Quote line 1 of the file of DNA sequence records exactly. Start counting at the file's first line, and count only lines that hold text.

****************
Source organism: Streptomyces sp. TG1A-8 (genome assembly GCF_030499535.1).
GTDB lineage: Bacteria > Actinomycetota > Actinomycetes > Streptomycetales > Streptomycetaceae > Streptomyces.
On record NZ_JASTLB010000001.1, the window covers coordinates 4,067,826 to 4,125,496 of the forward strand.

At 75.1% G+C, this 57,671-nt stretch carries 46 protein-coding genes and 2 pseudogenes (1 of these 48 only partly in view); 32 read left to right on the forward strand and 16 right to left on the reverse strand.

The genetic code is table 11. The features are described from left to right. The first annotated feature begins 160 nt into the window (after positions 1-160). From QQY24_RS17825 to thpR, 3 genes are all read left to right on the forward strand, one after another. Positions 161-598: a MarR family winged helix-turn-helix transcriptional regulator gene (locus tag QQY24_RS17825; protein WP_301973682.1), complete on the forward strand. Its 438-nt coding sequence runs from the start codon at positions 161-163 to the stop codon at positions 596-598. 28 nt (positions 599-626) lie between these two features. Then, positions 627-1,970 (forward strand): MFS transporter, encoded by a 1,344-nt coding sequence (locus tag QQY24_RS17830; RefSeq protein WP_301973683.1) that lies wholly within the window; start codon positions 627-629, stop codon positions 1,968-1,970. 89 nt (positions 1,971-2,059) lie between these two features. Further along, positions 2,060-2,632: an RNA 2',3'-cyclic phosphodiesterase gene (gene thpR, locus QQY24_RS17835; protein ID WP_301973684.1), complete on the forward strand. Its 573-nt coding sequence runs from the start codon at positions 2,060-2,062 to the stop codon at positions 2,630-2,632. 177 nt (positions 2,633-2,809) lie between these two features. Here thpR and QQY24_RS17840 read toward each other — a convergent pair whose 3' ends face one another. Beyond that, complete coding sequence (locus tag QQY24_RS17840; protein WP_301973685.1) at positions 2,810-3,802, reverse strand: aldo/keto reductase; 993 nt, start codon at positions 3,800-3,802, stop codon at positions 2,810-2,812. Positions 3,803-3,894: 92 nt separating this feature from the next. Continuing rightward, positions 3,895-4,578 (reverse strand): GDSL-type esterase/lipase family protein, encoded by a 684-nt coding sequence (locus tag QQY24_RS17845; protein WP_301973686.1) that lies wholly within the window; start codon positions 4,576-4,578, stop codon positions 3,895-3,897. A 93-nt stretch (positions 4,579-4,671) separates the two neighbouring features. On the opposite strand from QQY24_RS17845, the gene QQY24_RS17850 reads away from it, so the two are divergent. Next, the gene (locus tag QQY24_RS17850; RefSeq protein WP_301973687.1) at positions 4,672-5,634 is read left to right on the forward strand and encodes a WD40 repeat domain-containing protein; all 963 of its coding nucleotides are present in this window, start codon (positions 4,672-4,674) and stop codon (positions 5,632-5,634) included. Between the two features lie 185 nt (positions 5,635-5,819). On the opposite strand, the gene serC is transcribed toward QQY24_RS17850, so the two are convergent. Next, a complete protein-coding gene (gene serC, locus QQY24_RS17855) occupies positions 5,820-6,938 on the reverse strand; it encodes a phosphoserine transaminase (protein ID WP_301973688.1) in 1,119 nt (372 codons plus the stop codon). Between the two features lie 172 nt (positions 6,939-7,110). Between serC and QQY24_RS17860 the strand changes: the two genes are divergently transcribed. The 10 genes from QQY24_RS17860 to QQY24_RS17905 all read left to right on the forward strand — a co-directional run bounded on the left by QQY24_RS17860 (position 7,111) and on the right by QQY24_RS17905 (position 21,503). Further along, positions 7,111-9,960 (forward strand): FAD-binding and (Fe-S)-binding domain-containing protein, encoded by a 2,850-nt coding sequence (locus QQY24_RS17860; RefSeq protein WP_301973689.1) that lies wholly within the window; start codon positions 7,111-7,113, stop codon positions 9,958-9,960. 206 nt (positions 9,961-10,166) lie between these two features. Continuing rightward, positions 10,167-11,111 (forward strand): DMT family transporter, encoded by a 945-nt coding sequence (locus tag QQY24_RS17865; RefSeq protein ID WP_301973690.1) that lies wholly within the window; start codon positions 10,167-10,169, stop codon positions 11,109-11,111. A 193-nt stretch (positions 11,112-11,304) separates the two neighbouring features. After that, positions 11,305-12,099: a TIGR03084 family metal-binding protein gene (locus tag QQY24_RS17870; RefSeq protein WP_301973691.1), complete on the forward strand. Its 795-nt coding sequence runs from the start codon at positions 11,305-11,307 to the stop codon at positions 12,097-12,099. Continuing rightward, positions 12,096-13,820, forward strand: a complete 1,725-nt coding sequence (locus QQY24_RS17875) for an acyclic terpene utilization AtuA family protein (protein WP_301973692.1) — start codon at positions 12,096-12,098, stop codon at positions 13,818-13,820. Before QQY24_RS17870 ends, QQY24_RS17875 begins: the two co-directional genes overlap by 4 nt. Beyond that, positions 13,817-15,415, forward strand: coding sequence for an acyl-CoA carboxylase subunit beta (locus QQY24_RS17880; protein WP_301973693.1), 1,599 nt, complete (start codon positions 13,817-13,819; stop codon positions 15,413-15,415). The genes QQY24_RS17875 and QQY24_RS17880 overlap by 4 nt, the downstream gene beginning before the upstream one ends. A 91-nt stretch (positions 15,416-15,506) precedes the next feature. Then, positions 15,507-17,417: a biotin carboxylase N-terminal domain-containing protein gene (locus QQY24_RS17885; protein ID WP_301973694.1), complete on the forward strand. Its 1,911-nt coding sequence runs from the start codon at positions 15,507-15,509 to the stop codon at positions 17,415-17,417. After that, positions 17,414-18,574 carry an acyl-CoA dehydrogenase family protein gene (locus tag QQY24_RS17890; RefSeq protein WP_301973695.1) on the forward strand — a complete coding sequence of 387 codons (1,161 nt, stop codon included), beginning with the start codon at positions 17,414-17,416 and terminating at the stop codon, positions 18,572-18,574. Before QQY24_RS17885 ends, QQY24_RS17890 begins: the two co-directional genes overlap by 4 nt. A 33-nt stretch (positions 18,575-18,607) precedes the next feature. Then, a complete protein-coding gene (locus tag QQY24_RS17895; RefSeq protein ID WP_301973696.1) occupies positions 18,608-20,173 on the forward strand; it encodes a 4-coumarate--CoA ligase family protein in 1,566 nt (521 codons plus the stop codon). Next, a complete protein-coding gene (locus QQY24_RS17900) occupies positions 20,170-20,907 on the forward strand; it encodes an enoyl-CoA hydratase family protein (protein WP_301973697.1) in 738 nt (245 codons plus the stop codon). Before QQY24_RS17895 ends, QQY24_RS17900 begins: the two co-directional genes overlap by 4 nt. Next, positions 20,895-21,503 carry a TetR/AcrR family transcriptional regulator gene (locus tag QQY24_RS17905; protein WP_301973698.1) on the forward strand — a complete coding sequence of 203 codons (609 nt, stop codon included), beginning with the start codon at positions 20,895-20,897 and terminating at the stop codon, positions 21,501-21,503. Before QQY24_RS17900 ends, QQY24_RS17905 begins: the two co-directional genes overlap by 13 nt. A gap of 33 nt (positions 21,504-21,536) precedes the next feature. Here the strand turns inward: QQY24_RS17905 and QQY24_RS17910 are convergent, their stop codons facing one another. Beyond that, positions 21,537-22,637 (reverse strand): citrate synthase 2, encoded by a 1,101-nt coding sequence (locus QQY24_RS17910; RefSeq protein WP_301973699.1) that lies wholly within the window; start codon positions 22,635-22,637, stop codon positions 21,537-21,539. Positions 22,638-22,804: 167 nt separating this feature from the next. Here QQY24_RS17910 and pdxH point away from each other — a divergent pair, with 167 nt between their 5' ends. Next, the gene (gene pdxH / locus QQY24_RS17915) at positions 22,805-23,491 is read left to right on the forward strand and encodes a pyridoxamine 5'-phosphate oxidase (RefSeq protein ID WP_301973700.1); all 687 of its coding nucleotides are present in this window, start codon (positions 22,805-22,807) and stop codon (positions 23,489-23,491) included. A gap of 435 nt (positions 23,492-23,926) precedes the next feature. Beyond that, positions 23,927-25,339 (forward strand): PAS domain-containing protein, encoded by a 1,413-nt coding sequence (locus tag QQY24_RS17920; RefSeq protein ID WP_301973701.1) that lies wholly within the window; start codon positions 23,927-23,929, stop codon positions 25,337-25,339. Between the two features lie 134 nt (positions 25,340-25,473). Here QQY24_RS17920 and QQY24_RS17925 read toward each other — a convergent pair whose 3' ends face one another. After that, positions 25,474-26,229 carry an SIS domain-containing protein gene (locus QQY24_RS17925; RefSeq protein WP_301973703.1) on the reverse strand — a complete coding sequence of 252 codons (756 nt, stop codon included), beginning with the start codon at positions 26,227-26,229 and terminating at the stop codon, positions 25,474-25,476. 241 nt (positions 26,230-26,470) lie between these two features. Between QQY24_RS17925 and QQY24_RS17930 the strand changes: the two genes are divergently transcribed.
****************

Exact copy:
Source organism: Streptomyces sp. TG1A-8 (genome assembly GCF_030499535.1).